Expanding Horizons – Demand-oriented Technology Forecast for Rural Areas

© Fraunhofer Center for Responsible Research and Innovation CeRRI
© Fraunhofer Center for Responsible Research and Innovation CeRRI

What will life in rural areas look like in the future? What needs do people have, and how we support policymakers in addressing these needs? Scientists from Fraunhofer INT work on answering these questions in “Widening Horizons – Changing Perspectives”, a project which is funded by the Federal Ministry for Education and Research. Running from March 2017 to February 2020, this cooperation project is being coordinated by the Fraunhofer IAO’s Center for Responsible Research and Innovation (CeRRI). Other project partners are the Humboldt University Berlin, the Institute for Social Innovation e.V. (ISInova) and the Leibniz Geographic Institute (IfL).

By focusing on rural areas as active innovation drivers, new areas of research emerge, as well as new measures and strategies for successfully implementing technology in these areas.

The Fraunhofer INT team focused on these questions:

Which technologies can help in making the future scenarios come true?

And on this basis, how can new innovation strategies and processes be derived for rural areas?


New Technologies for Rural Areas

As a first step, Fraunhofer CeRRI ran a workshop with pioneers and visionaries to generate future scenarios that people in rural areas would wish for. Fraunhofer INT used these images of the future to identify relevant technologies that can help translate these scenarios into reality. INT identified several tecnologies which were subsequently prioritized with the help of interviews with technology experts from the Fraunhofer-Gesellschaft.

The prioritized technology options were then used to prepare workshops in three different model regions throughout Germany. To make a possible a playful approach to the technologies for all the participants, a cooperative, game-based format was developed to identify relevant technologys for the residents of rural areas – based on their concrete needs.

Workshop Schedule in the Model Regions

The workshops were held in three selected regions throughout Germany: Ilzer Land in Bavaria, Eiderstedt on the North Sea coast of Schleswig-Holstein, and Werra-Meissner District in North Hesse. The interactive, playful way allowed the participants to immerse into the future scenarios within their familiar environments.. Design-based methods were used to support the process, which allowed a region’s future prospects to take account of demands on innovation and technological development.

On Day 1, workshop participants took part inthree future task courses in the region concerned, with each course having four thematic areas. This method made the courses tangible for the participants, something that theycould negotiate their way through. Using “speculative artifacts”, participants explored and experienced the visions in their everyday environments (see Fig. 1). Then, with the help of a questionnaire and group presentations,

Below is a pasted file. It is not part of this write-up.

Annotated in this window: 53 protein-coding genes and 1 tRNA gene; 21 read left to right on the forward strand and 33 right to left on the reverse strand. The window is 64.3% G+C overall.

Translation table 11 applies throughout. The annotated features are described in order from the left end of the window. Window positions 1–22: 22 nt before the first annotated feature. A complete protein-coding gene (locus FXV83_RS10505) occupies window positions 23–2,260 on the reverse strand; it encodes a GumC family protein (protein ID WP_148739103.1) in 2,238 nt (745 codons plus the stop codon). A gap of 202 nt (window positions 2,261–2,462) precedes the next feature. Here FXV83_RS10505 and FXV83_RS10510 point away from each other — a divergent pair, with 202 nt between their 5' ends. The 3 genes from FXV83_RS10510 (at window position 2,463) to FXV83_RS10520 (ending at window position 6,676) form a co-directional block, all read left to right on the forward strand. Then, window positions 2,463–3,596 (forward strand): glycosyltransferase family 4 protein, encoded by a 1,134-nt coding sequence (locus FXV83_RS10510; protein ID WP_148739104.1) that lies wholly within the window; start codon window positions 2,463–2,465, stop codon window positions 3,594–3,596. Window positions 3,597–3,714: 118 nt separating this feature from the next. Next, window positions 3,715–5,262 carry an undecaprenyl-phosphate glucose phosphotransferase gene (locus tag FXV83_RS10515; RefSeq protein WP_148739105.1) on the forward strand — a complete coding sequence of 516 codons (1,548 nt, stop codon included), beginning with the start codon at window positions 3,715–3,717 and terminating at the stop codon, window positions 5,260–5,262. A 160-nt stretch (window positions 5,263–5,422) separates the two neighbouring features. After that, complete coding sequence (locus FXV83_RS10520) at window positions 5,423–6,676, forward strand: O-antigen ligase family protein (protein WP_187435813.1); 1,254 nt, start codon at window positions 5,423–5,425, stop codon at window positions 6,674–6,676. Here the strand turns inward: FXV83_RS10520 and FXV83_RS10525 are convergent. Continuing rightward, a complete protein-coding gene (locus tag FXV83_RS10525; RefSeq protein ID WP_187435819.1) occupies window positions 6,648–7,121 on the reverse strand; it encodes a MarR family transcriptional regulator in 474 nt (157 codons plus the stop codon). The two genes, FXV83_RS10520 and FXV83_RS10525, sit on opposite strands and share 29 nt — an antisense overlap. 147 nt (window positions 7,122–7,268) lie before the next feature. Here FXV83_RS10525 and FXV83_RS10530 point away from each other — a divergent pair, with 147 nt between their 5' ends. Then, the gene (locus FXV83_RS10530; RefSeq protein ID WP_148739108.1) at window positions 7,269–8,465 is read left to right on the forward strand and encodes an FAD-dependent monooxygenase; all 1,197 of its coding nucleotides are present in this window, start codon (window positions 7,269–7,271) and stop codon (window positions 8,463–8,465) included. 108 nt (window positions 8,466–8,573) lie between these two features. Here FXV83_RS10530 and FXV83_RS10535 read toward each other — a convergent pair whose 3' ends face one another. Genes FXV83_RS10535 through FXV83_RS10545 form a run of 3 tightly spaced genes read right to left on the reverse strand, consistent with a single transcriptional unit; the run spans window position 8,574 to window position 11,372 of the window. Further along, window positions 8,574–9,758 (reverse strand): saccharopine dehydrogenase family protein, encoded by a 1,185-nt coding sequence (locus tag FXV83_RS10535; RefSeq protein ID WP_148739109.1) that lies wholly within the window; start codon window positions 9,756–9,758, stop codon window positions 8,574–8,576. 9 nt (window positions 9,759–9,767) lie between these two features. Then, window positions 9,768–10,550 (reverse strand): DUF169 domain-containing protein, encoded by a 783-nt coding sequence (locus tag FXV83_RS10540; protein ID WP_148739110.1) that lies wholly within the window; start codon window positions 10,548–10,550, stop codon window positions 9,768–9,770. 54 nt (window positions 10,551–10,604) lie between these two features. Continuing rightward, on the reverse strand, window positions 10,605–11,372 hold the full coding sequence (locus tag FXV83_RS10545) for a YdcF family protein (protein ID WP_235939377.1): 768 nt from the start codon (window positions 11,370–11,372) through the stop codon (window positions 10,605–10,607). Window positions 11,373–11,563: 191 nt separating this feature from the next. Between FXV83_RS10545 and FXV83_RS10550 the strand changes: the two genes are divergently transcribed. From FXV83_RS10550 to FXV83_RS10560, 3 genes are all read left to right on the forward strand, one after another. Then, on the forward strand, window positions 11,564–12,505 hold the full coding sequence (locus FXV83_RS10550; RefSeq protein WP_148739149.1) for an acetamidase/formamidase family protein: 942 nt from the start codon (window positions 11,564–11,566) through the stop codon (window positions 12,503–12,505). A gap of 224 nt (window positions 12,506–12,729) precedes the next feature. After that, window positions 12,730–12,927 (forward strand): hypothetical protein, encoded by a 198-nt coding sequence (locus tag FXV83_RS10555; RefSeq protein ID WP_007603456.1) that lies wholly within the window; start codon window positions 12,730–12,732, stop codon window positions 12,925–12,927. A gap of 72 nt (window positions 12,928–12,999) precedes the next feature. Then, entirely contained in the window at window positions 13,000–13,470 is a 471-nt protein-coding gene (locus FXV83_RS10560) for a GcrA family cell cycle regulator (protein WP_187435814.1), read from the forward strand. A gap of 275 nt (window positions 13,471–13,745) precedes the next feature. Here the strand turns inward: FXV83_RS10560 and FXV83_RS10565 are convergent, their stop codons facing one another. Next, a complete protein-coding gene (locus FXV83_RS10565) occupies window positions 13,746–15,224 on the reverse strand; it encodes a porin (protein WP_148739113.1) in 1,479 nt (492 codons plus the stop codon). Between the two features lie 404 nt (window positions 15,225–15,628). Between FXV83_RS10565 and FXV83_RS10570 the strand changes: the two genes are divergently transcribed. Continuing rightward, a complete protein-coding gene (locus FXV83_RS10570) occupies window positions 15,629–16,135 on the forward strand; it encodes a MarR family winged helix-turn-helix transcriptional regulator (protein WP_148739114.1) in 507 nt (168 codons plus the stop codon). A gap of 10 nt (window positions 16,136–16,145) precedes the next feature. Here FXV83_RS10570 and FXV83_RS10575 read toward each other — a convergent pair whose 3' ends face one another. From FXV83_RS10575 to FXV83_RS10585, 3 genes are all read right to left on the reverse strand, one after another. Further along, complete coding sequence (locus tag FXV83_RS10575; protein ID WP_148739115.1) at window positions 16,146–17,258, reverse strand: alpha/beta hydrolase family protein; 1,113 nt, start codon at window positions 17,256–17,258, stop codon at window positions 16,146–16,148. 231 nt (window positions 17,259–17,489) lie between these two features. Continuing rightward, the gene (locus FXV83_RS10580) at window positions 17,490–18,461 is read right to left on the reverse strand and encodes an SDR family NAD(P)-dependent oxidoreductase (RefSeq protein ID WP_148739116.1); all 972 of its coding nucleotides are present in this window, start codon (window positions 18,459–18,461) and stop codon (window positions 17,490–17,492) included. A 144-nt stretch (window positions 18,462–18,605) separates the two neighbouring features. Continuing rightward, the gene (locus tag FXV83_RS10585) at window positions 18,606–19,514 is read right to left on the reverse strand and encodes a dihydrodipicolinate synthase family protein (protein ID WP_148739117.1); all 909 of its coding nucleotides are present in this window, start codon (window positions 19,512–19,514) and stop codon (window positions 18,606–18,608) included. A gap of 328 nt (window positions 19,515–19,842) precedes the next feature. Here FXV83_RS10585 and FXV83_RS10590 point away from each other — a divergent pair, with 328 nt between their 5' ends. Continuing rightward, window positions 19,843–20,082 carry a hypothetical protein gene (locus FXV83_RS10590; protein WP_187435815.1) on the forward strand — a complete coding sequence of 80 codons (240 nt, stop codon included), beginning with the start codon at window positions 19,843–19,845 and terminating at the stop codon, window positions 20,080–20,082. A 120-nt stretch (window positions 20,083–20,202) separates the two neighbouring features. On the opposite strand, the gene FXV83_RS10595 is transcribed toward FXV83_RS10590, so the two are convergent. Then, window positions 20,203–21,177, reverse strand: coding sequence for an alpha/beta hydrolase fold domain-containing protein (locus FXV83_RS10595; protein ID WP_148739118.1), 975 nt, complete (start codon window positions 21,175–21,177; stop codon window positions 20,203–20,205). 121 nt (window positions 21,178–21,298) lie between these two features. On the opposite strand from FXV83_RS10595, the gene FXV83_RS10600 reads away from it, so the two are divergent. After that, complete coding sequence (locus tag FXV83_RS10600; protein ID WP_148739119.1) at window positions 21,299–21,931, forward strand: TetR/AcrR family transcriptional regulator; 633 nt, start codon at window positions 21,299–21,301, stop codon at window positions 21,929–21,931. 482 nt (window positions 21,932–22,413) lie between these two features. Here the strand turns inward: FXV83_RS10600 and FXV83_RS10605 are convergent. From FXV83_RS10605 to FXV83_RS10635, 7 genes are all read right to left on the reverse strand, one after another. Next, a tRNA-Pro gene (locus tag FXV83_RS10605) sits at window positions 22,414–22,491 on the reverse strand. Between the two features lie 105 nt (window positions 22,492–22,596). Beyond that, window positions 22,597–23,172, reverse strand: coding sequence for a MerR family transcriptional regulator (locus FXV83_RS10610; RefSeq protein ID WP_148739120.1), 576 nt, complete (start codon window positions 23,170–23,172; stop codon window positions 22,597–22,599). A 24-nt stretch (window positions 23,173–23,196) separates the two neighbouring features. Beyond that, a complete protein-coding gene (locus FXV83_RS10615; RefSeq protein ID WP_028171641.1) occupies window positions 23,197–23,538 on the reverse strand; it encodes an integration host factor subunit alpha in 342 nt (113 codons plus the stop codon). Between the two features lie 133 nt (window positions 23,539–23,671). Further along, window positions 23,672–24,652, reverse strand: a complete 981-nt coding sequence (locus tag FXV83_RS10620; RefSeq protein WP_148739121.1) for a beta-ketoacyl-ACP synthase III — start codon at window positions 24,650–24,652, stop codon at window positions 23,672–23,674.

they were able to reflect in what they experienced. The three future scenarios dealt with a variety of topics, from adaptive housing forms to new learning and educational cultures, from rethought logistics through to innovative working models. In each area, different future solutions werde presented to the participants:; they discussed various ideas like intelligent administration, the exploitation of regional values, or new community locations, for example.

On Day 2, the participants were split into small groups for a “futures game”, where they had the time to reflect their favorite ideas from the first day. Together they picked out topics from the previous day, and used these topics as missions for the game. With these missions, the teams were given the opportunity to answers various questions always keeping in mind the main question: How do we want our local life in our region to look like in the year 2034? The playful approach enabledthe participants to be designers of their own future in their own region (see Fig. 2). The participants’ individual thoughts and needs had a special impact in playfully fomulating what was locally needed to achieve a successful conclusion of the mission. The teams contemplated concrete requirements and ideas for innovations, and they developed their own strategic visions of their region’s future. So the game let the participants identify what steps could be taken by themselves, and they discussed and identified solutions that they found to be missing.

The workshops ended with the each team presenting their visions of the future in a brief role play. Using specially-made props and a good portion of humor, they presented their ideas to the other participants and to representatives from politics and society in general.

As a next step, the workshops will be evaluated so that tailor-made measures and technologies can be identified and derived for rural regions. Then result will be the basis for Fraunhofer INT to compose a list of technologies that meet the the actual articulated needs in rural areas forthe year 2034. Following that, expert teams will identify the critical technologies needed for rural areas in Germany. Finally, recommendations and measures will be derived forpolitical decision-makers, regional developers, research strategists and managers in non-university research institutions. This is designed with the project’s original goal in mind: an improved technology transfer between urban and rural areas, and the idea to enable and support rural areas in being drivers of innovation.